SUCEFUL: Next Generation ATM Malware

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You dip your debit card in an automated teller machine (ATM) and suddenly realize it is stuck inside, what happened?

a)    You took too much time entering details.
b)   There was an error in the network connection to the bank.
c)    The machine is infected with malware and your card was intentionally retained to be ejected to the crooks once you walk away asking for help.

If you answered ‘c’ you might be correct! FireEye Labs discovered a new piece of ATM malware (4BDD67FF852C221112337FECD0681EAC) that we detect as Backdoor.ATM.Suceful (the name comes from a typo made by the malware authors), which targets cardholders and is able to retain debit cards on infected ATMs, disable alarms, or read the debit card tracks.

ATM malware is not new, back in 2013 and 2014 threats like Ploutus[1] or PadPin[2] (Tyupkin) were used to empty ATMs in Mexico, Russia and other countries, but SUCEFUL offers a new twist by targeting the cardholders.

SUCEFUL was recently uploaded to VirusTotal (VT) from Russia, and based on its timestamp, it was likely created on August 25, 2015. It might still be in its development phase; however, the features provided are shocking and never seen before in ATM malware.

Figure 1. SUCEFUL Testing Interface

By clicking on different buttons in the GUI shown in Figure 1. The malware authors can test if the malware operates properly; the word “SUCEFUL” is displayed in the text box indicating success.

Potential SUCEFUL capabilities in Diebold or NCR ATMs include:

  1. Reading all the credit/debit card track data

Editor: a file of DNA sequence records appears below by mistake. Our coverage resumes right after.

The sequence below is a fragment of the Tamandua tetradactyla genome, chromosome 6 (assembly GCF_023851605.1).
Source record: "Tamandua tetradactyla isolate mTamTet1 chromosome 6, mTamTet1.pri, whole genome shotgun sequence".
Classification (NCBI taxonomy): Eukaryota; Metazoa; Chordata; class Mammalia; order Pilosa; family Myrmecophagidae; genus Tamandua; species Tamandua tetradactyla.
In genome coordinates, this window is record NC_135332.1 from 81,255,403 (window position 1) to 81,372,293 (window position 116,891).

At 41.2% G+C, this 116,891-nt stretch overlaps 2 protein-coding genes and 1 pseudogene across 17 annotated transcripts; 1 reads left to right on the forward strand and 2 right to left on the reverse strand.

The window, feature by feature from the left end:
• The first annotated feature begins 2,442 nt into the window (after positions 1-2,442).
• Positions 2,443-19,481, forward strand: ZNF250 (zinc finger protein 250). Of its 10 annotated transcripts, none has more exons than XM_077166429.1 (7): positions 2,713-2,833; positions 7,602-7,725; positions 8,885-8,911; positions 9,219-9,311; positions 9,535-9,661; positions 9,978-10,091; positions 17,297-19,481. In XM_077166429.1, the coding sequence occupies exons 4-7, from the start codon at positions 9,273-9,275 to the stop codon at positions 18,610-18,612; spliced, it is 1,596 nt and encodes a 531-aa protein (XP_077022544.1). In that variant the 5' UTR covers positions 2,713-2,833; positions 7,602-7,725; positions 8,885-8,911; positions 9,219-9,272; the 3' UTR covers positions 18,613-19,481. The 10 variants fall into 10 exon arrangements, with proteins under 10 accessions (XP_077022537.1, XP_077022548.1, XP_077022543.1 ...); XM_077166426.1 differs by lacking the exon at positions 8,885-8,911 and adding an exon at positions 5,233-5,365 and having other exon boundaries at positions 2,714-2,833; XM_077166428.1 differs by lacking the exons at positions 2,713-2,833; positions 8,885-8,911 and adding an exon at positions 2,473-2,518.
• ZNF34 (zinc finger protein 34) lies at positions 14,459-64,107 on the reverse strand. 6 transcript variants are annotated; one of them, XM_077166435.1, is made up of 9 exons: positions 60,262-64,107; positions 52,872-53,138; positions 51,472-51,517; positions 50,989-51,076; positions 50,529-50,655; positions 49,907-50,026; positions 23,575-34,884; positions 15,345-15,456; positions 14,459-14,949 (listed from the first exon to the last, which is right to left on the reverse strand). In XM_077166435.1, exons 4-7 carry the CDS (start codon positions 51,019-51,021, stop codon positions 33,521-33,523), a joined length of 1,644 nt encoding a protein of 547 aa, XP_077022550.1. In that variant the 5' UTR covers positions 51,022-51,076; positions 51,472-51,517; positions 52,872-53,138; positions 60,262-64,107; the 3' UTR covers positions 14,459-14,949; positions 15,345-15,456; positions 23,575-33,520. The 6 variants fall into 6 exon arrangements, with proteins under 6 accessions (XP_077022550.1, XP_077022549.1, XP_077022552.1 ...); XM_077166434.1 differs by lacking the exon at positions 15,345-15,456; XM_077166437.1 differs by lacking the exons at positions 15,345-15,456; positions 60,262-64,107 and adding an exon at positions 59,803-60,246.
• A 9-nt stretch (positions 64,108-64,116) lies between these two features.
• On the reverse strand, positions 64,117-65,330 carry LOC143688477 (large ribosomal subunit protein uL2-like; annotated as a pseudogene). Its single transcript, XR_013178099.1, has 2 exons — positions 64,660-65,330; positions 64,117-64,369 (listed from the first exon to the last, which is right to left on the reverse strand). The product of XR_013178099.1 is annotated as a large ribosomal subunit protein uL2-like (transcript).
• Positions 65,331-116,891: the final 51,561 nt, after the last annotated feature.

2. Reading data from the chip of the card
  3. Control of the malware via ATM PIN pad
  4. Retention or ejection of the card on demand: This could be used to steal physical cards
  5. Suppressing ATM sensors to avoid detection
XFS Manager

Similar to Ploutus and PadPin, SUCEFUL interacts with a middleware called XFS Manager which is part of the WOSA/XFS[3] Standard that major vendors comply with. The XFS Manager is the interface between the application (malware in this case) and the peripheral devices (e.g., printer, dispenser, card reader, in pad) as shown at Figure 2.

Figure 2. WOSA/XFS Architecture

One benefit of the XFS Manager is that it is vendor independent, similar to Java’s “Write once, run anywhere” mantra. This means that it can be used maliciously by ATM malware, so that it can run transparently in multiple hardware vendors. This is the case of SUCEFUL, which is targeted for Diebold and NCR.

Every vendor has its own implementation of the XFS Manager with proper security controls in place; however, they also support the default XFS Manager template provided by WOSA/XFS Standard allowing the attackers to create their own interface with the ATM.

The Service Provider Interfaces (XFS SPIs) are vendor-dependent developed to provide the functionality of their own hardware.

Establishing a connection with the XFS Manager

As shown in Figure 3, the first step before starting interacting with the ATMs peripheral devices is to establish a connection with the XFS Manager via WFSStartup API.

Figure 3. Connecting with the XFS Manager via XFSStartUp API

Opening sessions with the peripheral devices

The next step is to open sessions with the peripheral devices via the Service Providers (XFS SPIs) through the XFS Manager by calling WFSOpen or WFSAsyncOpen APIs where the first parameter is the Logical Device Name.

In Figure 4, a session with Diebold Card Reader is being initiated where the logical device name is “DBD_MotoCardRdr”.

Figure 4. Diebold Card Reader

In Figure 5, a session with NCR Card Reader is being initiated where the logical device name is “IDCardUnit1”:

Figure 5. NCR Card Reader

In Figure 6, a session with the Sensors and Indicators Unit (SIU) is being initiated:

Figure 6. Sensors and Indicators Unit

The SIU provides functions to operate port (indicators) categories including but not limited to:

  • Door Sensors: cabinet, safe, or vandal shield doors